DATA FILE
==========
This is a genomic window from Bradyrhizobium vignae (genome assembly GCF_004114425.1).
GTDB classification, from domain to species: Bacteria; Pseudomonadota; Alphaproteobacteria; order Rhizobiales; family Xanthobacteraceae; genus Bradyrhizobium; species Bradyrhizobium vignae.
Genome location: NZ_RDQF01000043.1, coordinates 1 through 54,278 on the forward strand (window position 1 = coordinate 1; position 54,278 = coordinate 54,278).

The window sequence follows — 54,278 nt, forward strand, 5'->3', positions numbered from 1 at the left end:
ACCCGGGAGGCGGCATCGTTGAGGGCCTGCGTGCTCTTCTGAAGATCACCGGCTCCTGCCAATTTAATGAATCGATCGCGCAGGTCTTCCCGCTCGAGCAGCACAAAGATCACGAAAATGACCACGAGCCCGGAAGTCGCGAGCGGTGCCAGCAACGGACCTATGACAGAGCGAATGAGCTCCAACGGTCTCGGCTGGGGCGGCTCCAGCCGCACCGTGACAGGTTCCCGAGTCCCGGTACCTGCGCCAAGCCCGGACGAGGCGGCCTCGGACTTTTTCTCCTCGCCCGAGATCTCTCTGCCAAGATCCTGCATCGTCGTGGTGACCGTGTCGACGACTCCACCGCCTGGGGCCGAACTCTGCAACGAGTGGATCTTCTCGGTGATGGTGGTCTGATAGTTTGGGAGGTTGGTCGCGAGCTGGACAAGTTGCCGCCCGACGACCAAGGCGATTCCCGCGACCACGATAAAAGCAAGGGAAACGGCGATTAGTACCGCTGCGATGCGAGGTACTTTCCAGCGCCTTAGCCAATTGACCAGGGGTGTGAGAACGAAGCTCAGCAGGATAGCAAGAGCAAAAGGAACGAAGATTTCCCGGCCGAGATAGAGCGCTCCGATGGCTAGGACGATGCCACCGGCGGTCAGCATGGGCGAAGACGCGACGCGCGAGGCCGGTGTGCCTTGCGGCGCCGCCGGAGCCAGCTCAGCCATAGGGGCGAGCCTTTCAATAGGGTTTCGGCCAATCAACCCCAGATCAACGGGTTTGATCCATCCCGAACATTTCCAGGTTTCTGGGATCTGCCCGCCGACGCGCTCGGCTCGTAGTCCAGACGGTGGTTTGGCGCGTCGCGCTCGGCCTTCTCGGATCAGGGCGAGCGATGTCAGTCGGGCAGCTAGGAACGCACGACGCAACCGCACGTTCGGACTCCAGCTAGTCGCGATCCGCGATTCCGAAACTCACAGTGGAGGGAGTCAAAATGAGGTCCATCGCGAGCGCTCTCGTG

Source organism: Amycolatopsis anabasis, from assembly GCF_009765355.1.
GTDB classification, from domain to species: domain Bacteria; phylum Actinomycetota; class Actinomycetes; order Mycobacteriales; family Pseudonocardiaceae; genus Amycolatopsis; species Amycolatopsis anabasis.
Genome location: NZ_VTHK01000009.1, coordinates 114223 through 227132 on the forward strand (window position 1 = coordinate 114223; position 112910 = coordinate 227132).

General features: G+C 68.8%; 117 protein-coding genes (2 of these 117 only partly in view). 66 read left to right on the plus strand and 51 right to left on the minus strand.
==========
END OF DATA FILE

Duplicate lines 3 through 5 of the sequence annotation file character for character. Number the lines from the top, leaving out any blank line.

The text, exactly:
Genome location: NZ_RDQF01000043.1, coordinates 1 through 54,278 on the forward strand (window position 1 = coordinate 1; position 54,278 = coordinate 54,278).

The window sequence follows — 54,278 nt, forward strand, 5'->3', positions numbered from 1 at the left end:
ACCCGGGAGGCGGCATCGTTGAGGGCCTGCGTGCTCTTCTGAAGATCACCGGCTCCTGCCAATTTAATGAATCGATCGCGCAGGTCTTCCCGCTCGAGCAGCACAAAGATCACGAAAATGACCACGAGCCCGGAAGTCGCGAGCGGTGCCAGCAACGGACCTATGACAGAGCGAATGAGCTCCAACGGTCTCGGCTGGGGCGGCTCCAGCCGCACCGTGACAGGTTCCCGAGTCCCGGTACCTGCGCCAAGCCCGGACGAGGCGGCCTCGGACTTTTTCTCCTCGCCCGAGATCTCTCTGCCAAGATCCTGCATCGTCGTGGTGACCGTGTCGACGACTCCACCGCCTGGGGCCGAACTCTGCAACGAGTGGATCTTCTCGGTGATGGTGGTCTGATAGTTTGGGAGGTTGGTCGCGAGCTGGACAAGTTGCCGCCCGACGACCAAGGCGATTCCCGCGACCACGATAAAAGCAAGGGAAACGGCGATTAGTACCGCTGCGATGCGAGGTACTTTCCAGCGCCTTAGCCAATTGACCAGGGGTGTGAGAACGAAGCTCAGCAGGATAGCAAGAGCAAAAGGAACGAAGATTTCCCGGCCGAGATAGAGCGCTCCGATGGCTAGGACGATGCCACCGGCGGTCAGCATGGGCGAAGACGCGACGCGCGAGGCCGGTGTGCCTTGCGGCGCCGCCGGAGCCAGCTCAGCCATAGGGGCGAGCCTTTCAATAGGGTTTCGGCCAATCAACCCCAGATCAACGGGTTTGATCCATCCCGAACATTTCCAGGTTTCTGGGATCTGCCCGCCGACGCGCTCGGCTCGTAGTCCAGACGGTGGTTTGGCGCGTCGCGCTCGGCCTTCTCGGATCAGGGCGAGCGATGTCAGTCGGGCAGCTAGGAACGCACGACGCAACCGCACGTTCGGACTCCAGCTAGTCGCGATCCGCGATTCCGAAACTCACAGTGGAGGGAGTCAAAATGAGGTCCATCGCGAGCGCTCTCGTG